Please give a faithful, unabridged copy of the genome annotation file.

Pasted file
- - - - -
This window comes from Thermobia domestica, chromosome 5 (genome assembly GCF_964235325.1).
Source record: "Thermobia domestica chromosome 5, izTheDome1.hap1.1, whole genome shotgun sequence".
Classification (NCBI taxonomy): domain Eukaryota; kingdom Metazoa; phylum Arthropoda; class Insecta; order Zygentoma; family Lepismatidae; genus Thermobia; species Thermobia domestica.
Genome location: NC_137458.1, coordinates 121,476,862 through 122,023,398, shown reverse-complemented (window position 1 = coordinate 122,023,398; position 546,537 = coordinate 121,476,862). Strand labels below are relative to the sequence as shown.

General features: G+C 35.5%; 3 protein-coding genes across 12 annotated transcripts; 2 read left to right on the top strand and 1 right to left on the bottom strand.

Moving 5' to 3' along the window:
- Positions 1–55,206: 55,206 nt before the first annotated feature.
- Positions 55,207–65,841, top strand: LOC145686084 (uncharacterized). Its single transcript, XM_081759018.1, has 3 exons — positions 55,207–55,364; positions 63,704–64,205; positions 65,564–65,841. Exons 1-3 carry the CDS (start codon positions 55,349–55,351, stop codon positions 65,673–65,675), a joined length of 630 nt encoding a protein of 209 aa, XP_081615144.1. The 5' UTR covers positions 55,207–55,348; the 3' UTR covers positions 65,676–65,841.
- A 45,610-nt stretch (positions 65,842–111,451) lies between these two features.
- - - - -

This window comes from Thermobia domestica, chromosome 5 (genome assembly GCF_964235325.1).
Source record: "Thermobia domestica chromosome 5, izTheDome1.hap1.1, whole genome shotgun sequence".
Classification (NCBI taxonomy): domain Eukaryota; kingdom Metazoa; phylum Arthropoda; class Insecta; order Zygentoma; family Lepismatidae; genus Thermobia; species Thermobia domestica.
Genome location: NC_137458.1, coordinates 121,476,862 through 122,023,398, shown reverse-complemented (window position 1 = coordinate 122,023,398; position 546,537 = coordinate 121,476,862). Strand labels below are relative to the sequence as shown.

General features: G+C 35.5%; 3 protein-coding genes across 12 annotated transcripts; 2 read left to right on the top strand and 1 right to left on the bottom strand.

Moving 5' to 3' along the window:
- Positions 1–55,206: 55,206 nt before the first annotated feature.
- Positions 55,207–65,841, top strand: LOC145686084 (uncharacterized). Its single transcript, XM_081759018.1, has 3 exons — positions 55,207–55,364; positions 63,704–64,205; positions 65,564–65,841. Exons 1-3 carry the CDS (start codon positions 55,349–55,351, stop codon positions 65,673–65,675), a joined length of 630 nt encoding a protein of 209 aa, XP_081615144.1. The 5' UTR covers positions 55,207–55,348; the 3' UTR covers positions 65,676–65,841.
- A 45,610-nt stretch (positions 65,842–111,451) lies between these two features.